Converge Lecture Series: Carmen Machado
Oct. 4, 7 p.m., Ent Center for the Arts, 5225 N. Nevada Ave., $22-$48.50, convergelectureseries.org
Author Carmen Machado, National Book Award finalist and recipient of the Lambda Literary Award for Lesbian Fiction (among many other honors), doesn’t shy away from tough topics — relevant topics, in this day and age. Her breakout collection of short stories Her Body and Other Parties
, explores sexuality, consent, toxic masculinity, feminism and eroticism — and its blend of magical realism, horror and humor is breathtaking.
, released in 2017 around the initial fervor of the #MeToo movement, received incredible acclaim. Of its success, Machado says: “I think people were hungry and thirsty, no pun intended, for queer women writing about sex. I think that’s just because we get so little of it in the more mainstream sort of literary section that I think it was just like a real pleasure — and people felt that they recognized themselves. They recognized their own desires and communities in those stories.”
But the representation of queer sexualities isn’t the only draw to Machado’s writing. She also explores a variety of contemporary social issues, and flips traditional gender tropes on their heads. In the Dream House
, her new book that will be released in November 2019, is a memoir about her experiences with intimate-partner violence, a subject seldom explored in regard to same-sex couples.
“The curious thing with the next book,” she says, “is that I went from writing Her Body and Other Parties
to writing a book about domestic violence — queer, domestic violence, right? — and a memoir about what it means to be abused by a woman, which is like, you know, it feels almost like a very radical departure.” But she says that the cultural elements that come into play in this memoir — misconceptions about what women are capable of, unseen effects of the patriarchy — very much align with the rest of her writing.
On Oct. 4, she will speak as part of the Converge Lecture Series, addressing the theme of “moral beauty.”
On The Roof
Thursdays-Saturdays, 7:30 p.m., through Oct. 5, Funky Little Theater Company, 1367 Pecan St., $15-$19, funkylittletheater.com
New York-based playwright Donna Hoke’s docudrama has seen staged readings before, but this show at Funky is the first time ever that On the Roof
has been produced in full, which means you have a unique opportunity to see something brand new right here in town. Set in 1955 New York City, On the Roof
explores the lives of those who frequent a cabaret and gay bar in New York City. It’s set at a time in American history when queerness was criminal, before the Stonewall Riots kickstarted the modern LGBTQ civil rights movement. The show promises to tenderly explore these characters’ quests for love, family and solidarity, with a rockstar Funky cast behind it. Hoke herself will be in attendance for the show on the 27th.
Sept. 28, 5-8 p.m., Kreuser Gallery, 125 E. Boulder St., free to attend, facebook.com/kreusergallery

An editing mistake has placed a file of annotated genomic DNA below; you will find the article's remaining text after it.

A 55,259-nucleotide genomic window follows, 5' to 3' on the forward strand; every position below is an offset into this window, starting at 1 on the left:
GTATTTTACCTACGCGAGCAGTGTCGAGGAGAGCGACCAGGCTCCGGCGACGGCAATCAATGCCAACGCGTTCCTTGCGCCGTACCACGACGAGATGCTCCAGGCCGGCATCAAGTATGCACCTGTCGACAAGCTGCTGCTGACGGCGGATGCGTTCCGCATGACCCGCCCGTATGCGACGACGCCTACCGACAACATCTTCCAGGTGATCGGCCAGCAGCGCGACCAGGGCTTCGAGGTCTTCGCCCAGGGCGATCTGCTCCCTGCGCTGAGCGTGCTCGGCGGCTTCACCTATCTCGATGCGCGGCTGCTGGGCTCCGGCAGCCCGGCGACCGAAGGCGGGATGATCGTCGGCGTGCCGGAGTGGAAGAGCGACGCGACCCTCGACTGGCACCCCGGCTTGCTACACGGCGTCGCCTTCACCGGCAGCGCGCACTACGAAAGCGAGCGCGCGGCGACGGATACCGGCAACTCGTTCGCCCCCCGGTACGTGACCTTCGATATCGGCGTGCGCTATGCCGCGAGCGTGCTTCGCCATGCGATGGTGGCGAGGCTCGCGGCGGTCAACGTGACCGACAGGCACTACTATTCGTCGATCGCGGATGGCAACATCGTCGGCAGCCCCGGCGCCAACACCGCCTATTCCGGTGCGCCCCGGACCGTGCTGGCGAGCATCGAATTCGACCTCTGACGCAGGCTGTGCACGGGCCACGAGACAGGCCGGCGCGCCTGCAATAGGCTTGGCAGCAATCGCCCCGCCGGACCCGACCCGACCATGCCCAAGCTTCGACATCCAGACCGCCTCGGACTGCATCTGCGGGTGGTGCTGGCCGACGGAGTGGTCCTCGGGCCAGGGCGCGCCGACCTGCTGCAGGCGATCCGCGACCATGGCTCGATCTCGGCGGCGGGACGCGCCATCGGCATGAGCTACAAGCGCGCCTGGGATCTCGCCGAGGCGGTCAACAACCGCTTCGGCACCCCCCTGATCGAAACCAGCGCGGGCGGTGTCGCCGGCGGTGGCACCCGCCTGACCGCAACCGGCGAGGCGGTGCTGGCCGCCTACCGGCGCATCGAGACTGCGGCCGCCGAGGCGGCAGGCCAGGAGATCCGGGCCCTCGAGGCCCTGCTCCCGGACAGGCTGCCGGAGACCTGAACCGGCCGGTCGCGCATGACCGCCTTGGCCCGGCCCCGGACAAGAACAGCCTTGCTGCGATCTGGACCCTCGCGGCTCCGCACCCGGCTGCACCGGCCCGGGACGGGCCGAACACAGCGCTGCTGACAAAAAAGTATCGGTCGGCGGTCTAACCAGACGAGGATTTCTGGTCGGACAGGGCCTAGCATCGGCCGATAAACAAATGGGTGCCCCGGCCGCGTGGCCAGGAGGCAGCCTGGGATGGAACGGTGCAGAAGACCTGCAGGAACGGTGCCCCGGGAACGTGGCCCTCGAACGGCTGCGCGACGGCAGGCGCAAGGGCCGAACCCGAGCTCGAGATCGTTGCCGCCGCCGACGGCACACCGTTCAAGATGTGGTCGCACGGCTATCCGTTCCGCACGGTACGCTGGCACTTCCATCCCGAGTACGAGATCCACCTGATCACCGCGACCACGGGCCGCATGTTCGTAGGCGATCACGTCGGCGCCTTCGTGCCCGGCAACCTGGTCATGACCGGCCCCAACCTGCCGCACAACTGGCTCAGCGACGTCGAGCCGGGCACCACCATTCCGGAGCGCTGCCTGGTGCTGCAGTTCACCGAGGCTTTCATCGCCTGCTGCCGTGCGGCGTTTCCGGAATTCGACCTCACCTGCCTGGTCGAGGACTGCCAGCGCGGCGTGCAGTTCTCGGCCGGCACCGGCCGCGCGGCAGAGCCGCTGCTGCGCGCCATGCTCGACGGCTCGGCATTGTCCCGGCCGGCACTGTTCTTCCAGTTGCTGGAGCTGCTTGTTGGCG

Art Purge Pop-up Sale
Well, this is a collaboration for the ages! Three local gallery owners, Lauren Ciborowski (The Modbo), Abigail Kreuser (Kreuser Gallery) and Gundega Stevens (G44 Gallery) have teamed up for a one-night event that should attract all of the region’s art collectors, amateur and otherwise. As local collectors free up some wall space, you’ll have the chance to purchase artwork from the Springs and beyond, new and old. Even if you can’t buy, it’s worth it to stop by and browse.
Courtesy Pikes Peak Bulletin
Manitou Springs Heritage Brew Festival
Sept. 28, Noon to 5 p.m., Memorial Park, Manitou Springs, Manitou Avenue and El Paso
Boulevard, $10-$42.50, manitouspringsheritagecenter.org
Who doesn’t want to spend a sunny September day sampling beer from more than 30 local breweries, listening to three different live and local bands, and enjoying all the “keep Manitou weird” energy of our neighbors up the mountain? For the fifth year running, the Manitou Springs Heritage Brew Festival should provide plenty of entertainment, and the Heritage Center promises some surprises this year.
Southern Colorado Conservation Awards
Oct. 3, 5-8 p.m., The Antlers hotel, 4 S. Cascade Ave., $135/ticket, $65/young professional (ages 40 and younger), sponsorships available, palmerlandtrust.org
Celebrating the 10th anniversary of this event, Palmer Land Trust will once again honor a variety of local and regional individuals and organizations for their commitment to environmental conservation. Among the honorees: Dr. Michael Bartolo will receive the Innovation in Conservation Award for his research into agriculture at Colorado State University’s Arkansas Valley Research Center, and Ranchlands, an organization based in Colorado Springs, will receive the Environmental Stewardship Award for educating the public on the importance of living with the land. Enjoy a farm-to-table dinner and ceremony to honor these achievements and more.
Q&A with The Washington Post's Josh Dawsey
Oct. 3, 7-8:30 p.m., CC’s Gaylord Hall, 902 N. Cascade Ave., free, coloradocollege.edu
It isn’t often we in Colorado Springs can get an inside look at what’s happening in Washington, D.C., let alone from a nationally celebrated journalist. Tonight, take advantage of a rare Q&A with Josh Dawsey, White House reporter for The Washington Post
and political analyst for CNN and MSNBC. This two-time winner of the White House Correspondents Award for Deadline Reporting will discuss what it’s like covering Trump’s White House.